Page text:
Page:The Outline of History Vol 1.djvu/619

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595
THE BEGINNINGS OF CHRISTIANITY

contained in the writings of the prophets, of the evangelists, and of the apostles, they most probably suggested the order, that the bishops and presbyters should deliver all their sacred books into the hands of the magistrates, who were commanded, under the severest penalties, to burn them in a public and solemn manner. By the same edict, the property of the church was at once confiscated; and the several parts of which it might consist were either sold to the highest bidder, united to the imperial domain, bestowed on the cities or corporations, or granted to the solicitations of rapacious courtiers. After taking such effectual measures to abolish the worship, and to dissolve the government of the Christians, it was thought necessary to subject to the most intolerable hardships the condition of those perverse individuals who should still reject the religion of nature, of Rome, and of their ancestors. Persons of a liberal birth were declared incapable of holding any honours or employments; slaves were for ever deprived of the hopes of freedom; and the whole body of the Christians were put out of the protection of the law. The judges were authorized to hear and to determine every action that was brought against a Christian; but the Christians were not permitted to complain of any injury which they themselves had suffered; and those unfortunate sectaries were exposed to the severity, while they were excluded from the benefits, of public justice.... This edict was scarcely exhibited to the public view, in the most conspicuous place in Nicomedia, before it was torn down by the hands of a Christian, who expressed at the same time, by the bitterest of invectives, his contempt as well as abhorrence for such impious and tyrannical governors. His offence, according to the mildest laws, amounted to treason, and deserved death, and if it be true that he was a person of rank and education, those circumstances could serve only to aggravate his guilt. He was burnt, or rather roasted, by a slow fire; and his executioners, zealous to revenge the personal insult which had been offered to the emperors, exhausted every refinement of cruelty without being able to subdue his patience, or to alter the steady and insulting smile which in his dying agonies he still preserved in his countenance."[1]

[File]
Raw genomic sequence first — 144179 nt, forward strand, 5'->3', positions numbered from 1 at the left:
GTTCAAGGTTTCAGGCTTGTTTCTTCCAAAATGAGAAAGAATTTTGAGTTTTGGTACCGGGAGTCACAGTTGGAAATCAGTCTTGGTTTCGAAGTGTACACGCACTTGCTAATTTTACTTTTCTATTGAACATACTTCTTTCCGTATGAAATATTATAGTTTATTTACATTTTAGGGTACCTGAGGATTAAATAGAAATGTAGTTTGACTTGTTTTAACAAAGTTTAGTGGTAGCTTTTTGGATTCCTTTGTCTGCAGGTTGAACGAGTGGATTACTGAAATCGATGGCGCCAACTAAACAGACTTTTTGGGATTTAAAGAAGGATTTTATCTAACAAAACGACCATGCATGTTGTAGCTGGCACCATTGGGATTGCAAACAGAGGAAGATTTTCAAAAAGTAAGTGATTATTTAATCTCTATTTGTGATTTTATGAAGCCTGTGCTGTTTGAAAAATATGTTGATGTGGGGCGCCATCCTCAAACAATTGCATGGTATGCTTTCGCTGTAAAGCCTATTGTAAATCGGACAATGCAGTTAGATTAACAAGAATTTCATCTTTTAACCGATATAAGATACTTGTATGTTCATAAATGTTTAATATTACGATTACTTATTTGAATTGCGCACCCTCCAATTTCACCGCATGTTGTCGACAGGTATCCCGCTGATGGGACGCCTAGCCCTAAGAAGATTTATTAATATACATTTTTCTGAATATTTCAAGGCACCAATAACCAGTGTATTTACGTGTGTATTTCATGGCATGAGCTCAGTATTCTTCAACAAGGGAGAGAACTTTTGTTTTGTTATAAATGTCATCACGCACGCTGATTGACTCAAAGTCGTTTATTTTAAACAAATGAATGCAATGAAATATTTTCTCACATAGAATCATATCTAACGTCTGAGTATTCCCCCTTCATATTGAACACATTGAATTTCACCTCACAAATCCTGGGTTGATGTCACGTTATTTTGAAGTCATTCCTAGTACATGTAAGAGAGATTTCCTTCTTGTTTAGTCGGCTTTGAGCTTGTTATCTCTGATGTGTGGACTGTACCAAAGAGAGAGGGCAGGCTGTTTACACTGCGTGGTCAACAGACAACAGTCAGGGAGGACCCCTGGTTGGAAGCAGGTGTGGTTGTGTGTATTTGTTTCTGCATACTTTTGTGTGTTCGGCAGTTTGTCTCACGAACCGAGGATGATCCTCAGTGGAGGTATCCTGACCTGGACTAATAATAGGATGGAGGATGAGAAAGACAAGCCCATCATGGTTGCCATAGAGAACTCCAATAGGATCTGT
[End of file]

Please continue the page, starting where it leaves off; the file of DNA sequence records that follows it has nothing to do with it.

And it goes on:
1. Gibbon, The Decline and Fall of the Roman Empire, chap. xvi.